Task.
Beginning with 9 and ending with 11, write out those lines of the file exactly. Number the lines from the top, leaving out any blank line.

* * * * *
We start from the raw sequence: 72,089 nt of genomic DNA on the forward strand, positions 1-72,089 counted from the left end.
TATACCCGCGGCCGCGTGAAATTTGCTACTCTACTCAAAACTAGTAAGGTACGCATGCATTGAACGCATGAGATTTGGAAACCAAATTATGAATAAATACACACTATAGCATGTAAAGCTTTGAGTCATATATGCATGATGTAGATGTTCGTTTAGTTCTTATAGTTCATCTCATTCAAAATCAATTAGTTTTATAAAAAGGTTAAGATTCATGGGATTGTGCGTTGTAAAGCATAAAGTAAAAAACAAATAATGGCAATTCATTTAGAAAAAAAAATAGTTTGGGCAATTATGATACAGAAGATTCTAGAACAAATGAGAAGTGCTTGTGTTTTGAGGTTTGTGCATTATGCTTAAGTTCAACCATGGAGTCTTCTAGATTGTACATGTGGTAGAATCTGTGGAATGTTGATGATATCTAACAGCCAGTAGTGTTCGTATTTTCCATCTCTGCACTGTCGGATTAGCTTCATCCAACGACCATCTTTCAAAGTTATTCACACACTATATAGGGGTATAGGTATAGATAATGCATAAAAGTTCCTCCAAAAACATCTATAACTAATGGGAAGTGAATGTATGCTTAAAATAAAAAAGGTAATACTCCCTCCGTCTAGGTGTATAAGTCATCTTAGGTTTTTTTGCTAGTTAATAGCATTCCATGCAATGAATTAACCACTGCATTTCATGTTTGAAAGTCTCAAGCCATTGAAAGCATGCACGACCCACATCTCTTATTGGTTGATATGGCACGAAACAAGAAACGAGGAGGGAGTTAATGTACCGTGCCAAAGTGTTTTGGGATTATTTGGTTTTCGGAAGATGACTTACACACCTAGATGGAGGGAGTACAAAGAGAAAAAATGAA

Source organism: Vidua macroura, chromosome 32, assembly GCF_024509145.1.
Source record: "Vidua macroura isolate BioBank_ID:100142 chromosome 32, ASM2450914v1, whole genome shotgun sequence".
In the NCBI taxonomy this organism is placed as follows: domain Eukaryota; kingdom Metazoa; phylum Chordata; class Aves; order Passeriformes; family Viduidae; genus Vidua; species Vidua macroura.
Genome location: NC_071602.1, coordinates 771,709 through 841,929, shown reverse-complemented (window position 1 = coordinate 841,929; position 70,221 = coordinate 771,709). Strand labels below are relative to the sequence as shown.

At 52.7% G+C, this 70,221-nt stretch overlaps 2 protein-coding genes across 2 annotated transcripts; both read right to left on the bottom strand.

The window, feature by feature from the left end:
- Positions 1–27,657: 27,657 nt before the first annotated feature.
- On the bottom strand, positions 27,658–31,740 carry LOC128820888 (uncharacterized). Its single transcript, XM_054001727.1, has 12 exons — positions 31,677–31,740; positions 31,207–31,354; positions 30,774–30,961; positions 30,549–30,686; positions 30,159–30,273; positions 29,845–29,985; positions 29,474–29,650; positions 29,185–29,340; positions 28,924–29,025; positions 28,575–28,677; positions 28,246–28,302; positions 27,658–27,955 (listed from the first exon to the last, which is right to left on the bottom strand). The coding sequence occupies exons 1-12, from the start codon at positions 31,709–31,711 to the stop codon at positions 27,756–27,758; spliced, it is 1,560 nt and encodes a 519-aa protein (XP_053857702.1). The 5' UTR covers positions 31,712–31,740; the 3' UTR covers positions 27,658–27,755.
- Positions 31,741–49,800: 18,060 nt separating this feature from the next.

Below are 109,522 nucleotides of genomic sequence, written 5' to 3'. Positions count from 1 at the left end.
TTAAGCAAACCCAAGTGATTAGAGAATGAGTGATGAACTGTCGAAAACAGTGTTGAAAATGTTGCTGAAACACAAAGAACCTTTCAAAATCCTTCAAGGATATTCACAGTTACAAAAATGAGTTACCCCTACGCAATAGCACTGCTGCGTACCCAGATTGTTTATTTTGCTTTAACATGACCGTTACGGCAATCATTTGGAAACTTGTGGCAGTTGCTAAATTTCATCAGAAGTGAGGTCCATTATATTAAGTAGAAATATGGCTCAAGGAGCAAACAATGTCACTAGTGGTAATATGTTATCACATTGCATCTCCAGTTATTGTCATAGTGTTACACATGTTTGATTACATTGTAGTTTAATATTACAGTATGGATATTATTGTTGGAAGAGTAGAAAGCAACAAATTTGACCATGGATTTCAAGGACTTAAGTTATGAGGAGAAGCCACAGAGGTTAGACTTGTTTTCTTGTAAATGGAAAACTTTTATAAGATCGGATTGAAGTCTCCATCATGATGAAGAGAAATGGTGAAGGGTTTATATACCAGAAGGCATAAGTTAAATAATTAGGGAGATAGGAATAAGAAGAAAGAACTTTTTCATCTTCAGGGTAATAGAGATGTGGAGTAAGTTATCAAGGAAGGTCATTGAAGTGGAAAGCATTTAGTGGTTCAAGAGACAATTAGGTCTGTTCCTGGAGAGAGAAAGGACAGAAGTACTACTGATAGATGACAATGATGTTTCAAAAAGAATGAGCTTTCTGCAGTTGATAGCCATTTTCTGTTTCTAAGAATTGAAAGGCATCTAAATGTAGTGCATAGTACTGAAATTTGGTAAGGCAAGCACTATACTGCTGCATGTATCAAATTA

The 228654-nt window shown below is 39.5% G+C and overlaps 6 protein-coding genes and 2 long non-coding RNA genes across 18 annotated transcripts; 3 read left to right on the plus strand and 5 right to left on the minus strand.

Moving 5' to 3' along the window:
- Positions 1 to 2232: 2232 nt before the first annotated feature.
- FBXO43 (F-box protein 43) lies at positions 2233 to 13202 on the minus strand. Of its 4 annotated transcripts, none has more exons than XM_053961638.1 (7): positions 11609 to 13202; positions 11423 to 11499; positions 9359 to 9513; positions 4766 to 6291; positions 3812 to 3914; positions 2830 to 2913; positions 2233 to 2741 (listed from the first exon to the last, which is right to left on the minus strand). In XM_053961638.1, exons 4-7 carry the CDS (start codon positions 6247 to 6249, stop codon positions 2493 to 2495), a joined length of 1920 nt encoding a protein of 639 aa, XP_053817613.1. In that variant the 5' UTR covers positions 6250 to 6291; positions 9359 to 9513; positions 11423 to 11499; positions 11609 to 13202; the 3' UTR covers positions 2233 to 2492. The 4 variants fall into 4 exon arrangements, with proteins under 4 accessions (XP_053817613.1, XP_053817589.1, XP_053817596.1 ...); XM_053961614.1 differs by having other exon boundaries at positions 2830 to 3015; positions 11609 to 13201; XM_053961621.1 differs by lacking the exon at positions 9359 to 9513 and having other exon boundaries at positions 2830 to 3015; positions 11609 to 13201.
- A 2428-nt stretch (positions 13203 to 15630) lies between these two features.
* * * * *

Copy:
- Positions 1–27,657: 27,657 nt before the first annotated feature.
- On the bottom strand, positions 27,658–31,740 carry LOC128820888 (uncharacterized). Its single transcript, XM_054001727.1, has 12 exons — positions 31,677–31,740; positions 31,207–31,354; positions 30,774–30,961; positions 30,549–30,686; positions 30,159–30,273; positions 29,845–29,985; positions 29,474–29,650; positions 29,185–29,340; positions 28,924–29,025; positions 28,575–28,677; positions 28,246–28,302; positions 27,658–27,955 (listed from the first exon to the last, which is right to left on the bottom strand). The coding sequence occupies exons 1-12, from the start codon at positions 31,709–31,711 to the stop codon at positions 27,756–27,758; spliced, it is 1,560 nt and encodes a 519-aa protein (XP_053857702.1). The 5' UTR covers positions 31,712–31,740; the 3' UTR covers positions 27,658–27,755.
- Positions 31,741–49,800: 18,060 nt separating this feature from the next.